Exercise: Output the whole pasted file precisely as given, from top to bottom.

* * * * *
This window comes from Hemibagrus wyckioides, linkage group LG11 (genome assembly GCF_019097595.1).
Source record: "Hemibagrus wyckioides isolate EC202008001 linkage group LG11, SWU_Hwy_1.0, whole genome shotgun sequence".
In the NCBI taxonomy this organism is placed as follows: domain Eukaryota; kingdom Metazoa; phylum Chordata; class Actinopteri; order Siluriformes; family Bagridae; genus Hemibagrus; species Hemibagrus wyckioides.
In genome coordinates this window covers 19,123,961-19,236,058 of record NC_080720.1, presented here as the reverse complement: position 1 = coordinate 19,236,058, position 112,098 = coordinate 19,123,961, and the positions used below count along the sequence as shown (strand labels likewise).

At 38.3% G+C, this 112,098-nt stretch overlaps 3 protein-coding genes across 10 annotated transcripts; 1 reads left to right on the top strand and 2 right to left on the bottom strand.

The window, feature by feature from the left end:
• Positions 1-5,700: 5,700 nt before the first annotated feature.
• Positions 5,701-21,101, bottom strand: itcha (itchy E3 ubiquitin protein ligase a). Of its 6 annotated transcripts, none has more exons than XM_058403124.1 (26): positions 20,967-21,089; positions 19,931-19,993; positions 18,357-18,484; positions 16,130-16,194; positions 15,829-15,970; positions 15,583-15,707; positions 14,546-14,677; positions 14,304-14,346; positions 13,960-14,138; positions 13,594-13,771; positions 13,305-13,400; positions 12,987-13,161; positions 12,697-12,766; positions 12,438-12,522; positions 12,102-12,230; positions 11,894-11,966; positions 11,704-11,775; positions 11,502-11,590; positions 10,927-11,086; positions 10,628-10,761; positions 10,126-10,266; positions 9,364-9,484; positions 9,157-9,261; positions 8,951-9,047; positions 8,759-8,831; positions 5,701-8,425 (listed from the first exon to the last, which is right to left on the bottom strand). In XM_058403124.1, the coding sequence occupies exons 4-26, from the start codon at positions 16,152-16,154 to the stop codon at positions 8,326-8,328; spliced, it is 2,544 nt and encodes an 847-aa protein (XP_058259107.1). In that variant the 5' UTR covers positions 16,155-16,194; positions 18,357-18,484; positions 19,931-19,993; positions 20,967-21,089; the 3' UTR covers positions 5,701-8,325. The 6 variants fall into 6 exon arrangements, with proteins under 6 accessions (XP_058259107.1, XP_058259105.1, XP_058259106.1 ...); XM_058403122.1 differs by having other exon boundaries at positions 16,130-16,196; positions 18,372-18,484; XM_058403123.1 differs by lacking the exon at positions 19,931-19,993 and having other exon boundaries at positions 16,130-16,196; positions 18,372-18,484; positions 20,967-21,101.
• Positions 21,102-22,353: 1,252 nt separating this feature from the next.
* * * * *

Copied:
This window comes from Hemibagrus wyckioides, linkage group LG11 (genome assembly GCF_019097595.1).
Source record: "Hemibagrus wyckioides isolate EC202008001 linkage group LG11, SWU_Hwy_1.0, whole genome shotgun sequence".
In the NCBI taxonomy this organism is placed as follows: domain Eukaryota; kingdom Metazoa; phylum Chordata; class Actinopteri; order Siluriformes; family Bagridae; genus Hemibagrus; species Hemibagrus wyckioides.
In genome coordinates this window covers 19,123,961-19,236,058 of record NC_080720.1, presented here as the reverse complement: position 1 = coordinate 19,236,058, position 112,098 = coordinate 19,123,961, and the positions used below count along the sequence as shown (strand labels likewise).

At 38.3% G+C, this 112,098-nt stretch overlaps 3 protein-coding genes across 10 annotated transcripts; 1 reads left to right on the top strand and 2 right to left on the bottom strand.

The window, feature by feature from the left end:
• Positions 1-5,700: 5,700 nt before the first annotated feature.
• Positions 5,701-21,101, bottom strand: itcha (itchy E3 ubiquitin protein ligase a). Of its 6 annotated transcripts, none has more exons than XM_058403124.1 (26): positions 20,967-21,089; positions 19,931-19,993; positions 18,357-18,484; positions 16,130-16,194; positions 15,829-15,970; positions 15,583-15,707; positions 14,546-14,677; positions 14,304-14,346; positions 13,960-14,138; positions 13,594-13,771; positions 13,305-13,400; positions 12,987-13,161; positions 12,697-12,766; positions 12,438-12,522; positions 12,102-12,230; positions 11,894-11,966; positions 11,704-11,775; positions 11,502-11,590; positions 10,927-11,086; positions 10,628-10,761; positions 10,126-10,266; positions 9,364-9,484; positions 9,157-9,261; positions 8,951-9,047; positions 8,759-8,831; positions 5,701-8,425 (listed from the first exon to the last, which is right to left on the bottom strand). In XM_058403124.1, the coding sequence occupies exons 4-26, from the start codon at positions 16,152-16,154 to the stop codon at positions 8,326-8,328; spliced, it is 2,544 nt and encodes an 847-aa protein (XP_058259107.1). In that variant the 5' UTR covers positions 16,155-16,194; positions 18,357-18,484; positions 19,931-19,993; positions 20,967-21,089; the 3' UTR covers positions 5,701-8,325. The 6 variants fall into 6 exon arrangements, with proteins under 6 accessions (XP_058259107.1, XP_058259105.1, XP_058259106.1 ...); XM_058403122.1 differs by having other exon boundaries at positions 16,130-16,196; positions 18,372-18,484; XM_058403123.1 differs by lacking the exon at positions 19,931-19,993 and having other exon boundaries at positions 16,130-16,196; positions 18,372-18,484; positions 20,967-21,101.
• Positions 21,102-22,353: 1,252 nt separating this feature from the next.